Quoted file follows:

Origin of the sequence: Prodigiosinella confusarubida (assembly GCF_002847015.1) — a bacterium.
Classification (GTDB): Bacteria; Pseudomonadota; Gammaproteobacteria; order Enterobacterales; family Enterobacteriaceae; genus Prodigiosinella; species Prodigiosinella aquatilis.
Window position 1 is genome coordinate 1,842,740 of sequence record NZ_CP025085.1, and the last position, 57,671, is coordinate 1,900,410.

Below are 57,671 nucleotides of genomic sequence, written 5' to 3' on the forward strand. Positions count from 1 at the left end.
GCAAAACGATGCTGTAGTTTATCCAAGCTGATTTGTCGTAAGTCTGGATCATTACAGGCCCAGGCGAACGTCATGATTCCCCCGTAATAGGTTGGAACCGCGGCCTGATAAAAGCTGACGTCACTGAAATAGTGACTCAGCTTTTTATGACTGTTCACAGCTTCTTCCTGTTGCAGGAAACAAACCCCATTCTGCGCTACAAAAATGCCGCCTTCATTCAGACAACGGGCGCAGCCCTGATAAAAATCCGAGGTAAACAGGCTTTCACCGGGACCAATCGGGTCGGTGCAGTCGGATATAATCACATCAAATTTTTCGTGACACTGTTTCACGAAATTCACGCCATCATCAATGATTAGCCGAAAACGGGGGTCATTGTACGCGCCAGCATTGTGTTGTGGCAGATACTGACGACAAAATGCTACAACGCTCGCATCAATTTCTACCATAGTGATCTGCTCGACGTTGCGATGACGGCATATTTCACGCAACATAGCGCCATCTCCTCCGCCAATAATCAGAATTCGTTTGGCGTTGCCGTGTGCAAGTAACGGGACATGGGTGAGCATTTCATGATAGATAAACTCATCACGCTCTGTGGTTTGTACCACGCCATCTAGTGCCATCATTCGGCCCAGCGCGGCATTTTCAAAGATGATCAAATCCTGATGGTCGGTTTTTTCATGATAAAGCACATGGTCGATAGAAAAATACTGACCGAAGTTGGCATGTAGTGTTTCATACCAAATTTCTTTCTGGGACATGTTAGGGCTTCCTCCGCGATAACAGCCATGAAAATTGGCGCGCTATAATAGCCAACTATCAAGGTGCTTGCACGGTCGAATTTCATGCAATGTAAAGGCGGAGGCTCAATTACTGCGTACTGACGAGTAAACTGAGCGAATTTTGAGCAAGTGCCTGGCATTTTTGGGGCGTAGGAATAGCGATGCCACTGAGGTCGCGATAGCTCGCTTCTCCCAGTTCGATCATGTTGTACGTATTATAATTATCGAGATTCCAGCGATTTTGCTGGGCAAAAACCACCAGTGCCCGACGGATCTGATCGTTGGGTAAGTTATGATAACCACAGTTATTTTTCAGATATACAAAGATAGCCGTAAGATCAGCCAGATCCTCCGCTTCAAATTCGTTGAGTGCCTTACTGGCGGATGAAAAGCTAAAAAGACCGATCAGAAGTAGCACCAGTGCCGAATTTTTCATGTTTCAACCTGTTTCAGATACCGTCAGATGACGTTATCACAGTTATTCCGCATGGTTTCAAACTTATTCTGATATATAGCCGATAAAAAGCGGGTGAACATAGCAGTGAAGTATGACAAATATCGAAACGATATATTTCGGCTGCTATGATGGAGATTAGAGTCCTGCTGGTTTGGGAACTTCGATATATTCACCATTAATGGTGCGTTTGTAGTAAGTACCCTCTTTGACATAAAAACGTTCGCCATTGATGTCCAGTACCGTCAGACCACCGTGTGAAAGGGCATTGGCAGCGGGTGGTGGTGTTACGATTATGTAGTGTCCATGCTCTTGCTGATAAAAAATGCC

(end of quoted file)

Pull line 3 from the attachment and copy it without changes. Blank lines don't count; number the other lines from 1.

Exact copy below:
Window position 1 is genome coordinate 1,842,740 of sequence record NZ_CP025085.1, and the last position, 57,671, is coordinate 1,900,410.